The Plaza Benavides during the Tricentennial of UST. The Benavides statue that students now see on campus used to stand in Intramuros. Photo courtesy of UST archivesEIGHT months was all it took.

UST has long been preparing for its quadricentennial celebration in 2011, but did you know that a century ago, such a grand celebration did not take years of planning and organization?

It all started with what seemed to be a wild idea from then Rector Fr. Jose Noval, O.P. after his morning mass on April 28, 1911, the anniversary of UST’s foundation. He immediately asked a council of professors if the University should celebrate its 300th year. The vote was unanimous. The feast was set on the second week of December that year.

Nine committees headed by professors and Dominican priests were quickly organized. Some of them were the committees of Propaganda (media), Cooperación Escolar (cooperation among schools), and Funciones Religiosas (religious functions). The priority was to look for funding.

The first fund-raising campaign was the issuance of commemorative postage stamps sold at two centavos each. It was however canceled by the postmaster-general, with only 3,000 pieces sold. Thus, only P164 was raised.

But thanks to the help of some UST alumni who donated their salaries for the whole year, “eventually, money didn’t become a problem,” said historian Jose Victor Torres, formerly with the Faculty of Arts and Letters.

Pope Pius X gave his blessing to the project on October 16. Invitations and announcements were sent to provinces nationwide.

In the morning of Dec. 16, 1911, a parade greeted Manila, marking the beginning of the five-day tricentennial celebration. A memorial Mass for the founder of University, Fr. Miguel de Benavides, was held after the parade at the Manila Cathedral. In the afternoon, a grand scholastic parade boasted of floats from different colleges. It ended in Luneta, where short speeches were delivered by Vice Governor General Newton Gilbert, Luzon Commandant General Franklin Bell, and Liceo de Manila President Dr. Alejandro Albert.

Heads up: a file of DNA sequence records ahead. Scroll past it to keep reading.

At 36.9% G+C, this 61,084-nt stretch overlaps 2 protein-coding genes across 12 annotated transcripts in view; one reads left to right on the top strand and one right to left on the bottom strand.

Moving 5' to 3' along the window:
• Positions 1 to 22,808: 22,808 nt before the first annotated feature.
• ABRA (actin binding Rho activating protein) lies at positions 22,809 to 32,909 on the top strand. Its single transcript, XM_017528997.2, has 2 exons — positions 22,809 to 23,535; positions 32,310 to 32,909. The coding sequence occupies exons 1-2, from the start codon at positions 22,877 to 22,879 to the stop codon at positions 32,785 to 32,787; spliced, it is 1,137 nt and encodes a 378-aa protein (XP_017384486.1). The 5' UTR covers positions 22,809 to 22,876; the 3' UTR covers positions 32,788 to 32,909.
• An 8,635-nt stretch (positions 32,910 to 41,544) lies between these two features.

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An academic banquet was attended by top government officials at the end of the fourth day. Among those present were Chief Justice Cayetano Arellano, Sergio Osmeña, Manila Archbishop Jeremiah James Harty, and Governor General William Cameron Forbes, who all paid tribute to UST.

But the event was not just about banquets and parades, it was also an avenue for charity.

A Mass for the poor was celebrated on December 17, after which food was given to attendees.

The five-day event culminated with a mini-Olympics where winners were given a special commemorative coin by Thomasian engraver Crispulo Zamora.

The tricentennial was supposed to be a celebration of heritage “since a large part of the University’s history is connected with Philippine history,” Torres said.

The tone was set by then Rector Noval who told professors more than a century ago: “There was no notable person in the Philippines, no one in a government or magisterial position, nor civil, nor ecclesiastical nor of social class nor of good family who had not achieved a beneficial influence … [who was not] taught with excellence from this institution — the Royal Pontifical University of Santo Tomas.” Alphonsus Luigi E. Alfonso

References:

Torres, Jose Victor (2007) El Tricentenario: The Story of the 300th Year Foundation Celebration of the University of Santo Tomas (1911). Ad Veritatem. Volume 6, No. 2, 401-425.

Torres, Jose Victor (2007) In Transition: The University of Santo Tomas during the American Colonial Period (1898-1935). Manila: UST Publishing House.

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